Is Vince McMahon Selling WWE Drums of war WWE and the unlikely sale of the company.
Nick Khan, president of WWE, is building his own army. Since his signing in mid-2020, he has surrounded himself with like-minded people with whom he had previously worked at DAZN and Creative Artist Agency.
It recently laid off more than 60 people in a corporate organizational chart restructuring, in which departments have been merged and others eliminated. This same week, we learned that Khan had been chosen on the WWE Board of Directors. There was also the dismissal of people like Braun Strowman, with a contract of more than $ 1M or Aleister Black, who justified the move as “budget cuts.”
All this set off the alarms. The company, with these movements, could be for sale. The clues are there. Power to make and break for Khan, multiple layoffs, restructurings, ditching high contracts, a widening of the margin between expenses and income, a safety cushion in terms of medium-term television contracts, a buoyant situation to present to shareholders, a turbulent time in which mergers and large purchases of companies are the order of the day (WarnerMedia-Discovery, Amazon-MGM, Disney-ESPN) … Everything seems to fit.
However, the reality is not so clear and it seems not to follow that path. The first thing that comes to mind, instinctively, is that the sale by Vince McMahon would be a major surprise. For how it is and for all that it has invested. WWE has been his home, his life and that of his family.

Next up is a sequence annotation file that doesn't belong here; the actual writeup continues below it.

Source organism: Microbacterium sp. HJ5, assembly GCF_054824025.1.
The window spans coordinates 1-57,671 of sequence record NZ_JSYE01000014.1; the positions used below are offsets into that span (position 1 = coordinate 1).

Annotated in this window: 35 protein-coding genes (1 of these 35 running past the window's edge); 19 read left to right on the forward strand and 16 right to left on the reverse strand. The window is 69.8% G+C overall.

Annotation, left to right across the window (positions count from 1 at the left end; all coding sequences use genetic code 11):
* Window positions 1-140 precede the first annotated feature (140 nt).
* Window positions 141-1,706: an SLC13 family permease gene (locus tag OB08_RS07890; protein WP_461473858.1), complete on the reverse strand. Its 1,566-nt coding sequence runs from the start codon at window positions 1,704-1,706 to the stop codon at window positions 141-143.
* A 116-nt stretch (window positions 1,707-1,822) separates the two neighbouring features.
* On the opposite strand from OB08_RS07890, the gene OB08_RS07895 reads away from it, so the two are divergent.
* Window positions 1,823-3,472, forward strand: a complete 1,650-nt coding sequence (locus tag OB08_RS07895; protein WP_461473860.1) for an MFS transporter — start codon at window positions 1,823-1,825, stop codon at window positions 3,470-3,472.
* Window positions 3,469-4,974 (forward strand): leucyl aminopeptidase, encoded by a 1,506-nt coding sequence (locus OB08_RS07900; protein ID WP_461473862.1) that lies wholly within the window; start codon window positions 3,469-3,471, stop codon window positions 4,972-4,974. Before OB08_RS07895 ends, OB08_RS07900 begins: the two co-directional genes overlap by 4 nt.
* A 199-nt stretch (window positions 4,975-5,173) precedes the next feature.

It is your private resort. His weekly trip to the Imserso. Then we think about the trigger for the debate: the layoffs. They are not unusual or out of the ordinary. They happen every year. And every year, whether it is true or not, the excuse is the same. The company has around 300 fighters on the payroll. Half don’t even smell television. He is overcontracted to tie up talent.
Andy’s shelves in Toy Story were full of dolls that he didn’t use. There is some parallel here. The policy on this, however, seems to have changed and Nick Khan is the driving force.
Its sweep in all areas, the change in the structural pillars of the company and, especially, the way it sees the future in the medium term is far from what was previously proposed. George Barrios and Michelle Wilson, former WWE co-presidents, were “McMahon cut.”
The business vision was similar: conservative, tight, reactionary. Not with Khan, who wants to change the way he acts. It is in that process. Putting everything to your liking. Establishing your ideas, your vision and your perspective. This has more to do with a change of pace and power than with the fine-tuning of the company.
Another fundamental aspect is the current evidence. The stock market remains immobile. There is no speculation among investors. There is no sale of shares or a pronounced change in trend. In addition, WWE has a lot of liquid money in motion, a lot of fixed costs and less and less variable. We would see those fixed costs (debts, leases, buildings, insurance, equipment …) reduce and close many of those operations before embarking on a sale.
In addition, television contracts play a fundamental role. They mean the biggest source of income for WWE, but also a stumbling block in terms of selling the company. Buying a behemoth like WWE implies the acquisition of all its rights, which are currently divided into various agreements.
Their exploitation and loads are complicated by international agreements that may or may not be in line with the new trend. The situation tells us, then, that a sale of the company is not impossible, but it is unlikely. At least in the short and medium term. Disney would be an option, although the one that would have an advantage is Comcast, which already has agreements with WWE for the rights of WWE Network (Peacock), Raw and NXT (USA Network). The truth is that the horizon, for WWE, looks convulsive and changing.